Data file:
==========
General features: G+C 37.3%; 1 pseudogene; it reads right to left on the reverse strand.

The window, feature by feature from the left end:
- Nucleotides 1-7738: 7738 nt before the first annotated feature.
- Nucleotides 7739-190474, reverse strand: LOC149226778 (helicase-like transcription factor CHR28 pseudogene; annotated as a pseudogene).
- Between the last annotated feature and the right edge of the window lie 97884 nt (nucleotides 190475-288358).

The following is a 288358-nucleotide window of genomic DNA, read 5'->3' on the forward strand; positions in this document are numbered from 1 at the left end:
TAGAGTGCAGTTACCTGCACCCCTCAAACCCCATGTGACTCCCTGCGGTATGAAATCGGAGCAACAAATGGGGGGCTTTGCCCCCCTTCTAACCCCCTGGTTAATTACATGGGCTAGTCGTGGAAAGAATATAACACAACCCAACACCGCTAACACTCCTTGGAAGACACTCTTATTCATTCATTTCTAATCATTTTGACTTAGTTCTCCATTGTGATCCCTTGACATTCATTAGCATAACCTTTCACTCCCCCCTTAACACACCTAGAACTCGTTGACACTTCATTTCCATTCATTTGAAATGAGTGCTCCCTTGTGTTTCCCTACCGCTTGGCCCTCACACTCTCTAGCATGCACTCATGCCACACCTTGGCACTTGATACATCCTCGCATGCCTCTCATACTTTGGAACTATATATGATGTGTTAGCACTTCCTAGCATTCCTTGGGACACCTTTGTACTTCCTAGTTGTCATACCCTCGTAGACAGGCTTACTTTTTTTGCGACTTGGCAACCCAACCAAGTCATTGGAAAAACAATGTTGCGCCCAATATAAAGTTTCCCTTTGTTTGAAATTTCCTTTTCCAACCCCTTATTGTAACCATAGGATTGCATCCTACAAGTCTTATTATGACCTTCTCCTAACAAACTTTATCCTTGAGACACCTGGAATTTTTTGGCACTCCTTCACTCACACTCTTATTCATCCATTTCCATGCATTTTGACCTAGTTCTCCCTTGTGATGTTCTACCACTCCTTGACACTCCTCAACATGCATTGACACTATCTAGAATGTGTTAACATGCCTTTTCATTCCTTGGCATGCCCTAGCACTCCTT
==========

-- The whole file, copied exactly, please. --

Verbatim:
General features: G+C 37.3%; 1 pseudogene; it reads right to left on the reverse strand.

The window, feature by feature from the left end:
- Nucleotides 1-7738: 7738 nt before the first annotated feature.
- Nucleotides 7739-190474, reverse strand: LOC149226778 (helicase-like transcription factor CHR28 pseudogene; annotated as a pseudogene).
- Between the last annotated feature and the right edge of the window lie 97884 nt (nucleotides 190475-288358).

The following is a 288358-nucleotide window of genomic DNA, read 5'->3' on the forward strand; positions in this document are numbered from 1 at the left end:
TAGAGTGCAGTTACCTGCACCCCTCAAACCCCATGTGACTCCCTGCGGTATGAAATCGGAGCAACAAATGGGGGGCTTTGCCCCCCTTCTAACCCCCTGGTTAATTACATGGGCTAGTCGTGGAAAGAATATAACACAACCCAACACCGCTAACACTCCTTGGAAGACACTCTTATTCATTCATTTCTAATCATTTTGACTTAGTTCTCCATTGTGATCCCTTGACATTCATTAGCATAACCTTTCACTCCCCCCTTAACACACCTAGAACTCGTTGACACTTCATTTCCATTCATTTGAAATGAGTGCTCCCTTGTGTTTCCCTACCGCTTGGCCCTCACACTCTCTAGCATGCACTCATGCCACACCTTGGCACTTGATACATCCTCGCATGCCTCTCATACTTTGGAACTATATATGATGTGTTAGCACTTCCTAGCATTCCTTGGGACACCTTTGTACTTCCTAGTTGTCATACCCTCGTAGACAGGCTTACTTTTTTTGCGACTTGGCAACCCAACCAAGTCATTGGAAAAACAATGTTGCGCCCAATATAAAGTTTCCCTTTGTTTGAAATTTCCTTTTCCAACCCCTTATTGTAACCATAGGATTGCATCCTACAAGTCTTATTATGACCTTCTCCTAACAAACTTTATCCTTGAGACACCTGGAATTTTTTGGCACTCCTTCACTCACACTCTTATTCATCCATTTCCATGCATTTTGACCTAGTTCTCCCTTGTGATGTTCTACCACTCCTTGACACTCCTCAACATGCATTGACACTATCTAGAATGTGTTAACATGCCTTTTCATTCCTTGGCATGCCCTAGCACTCCTT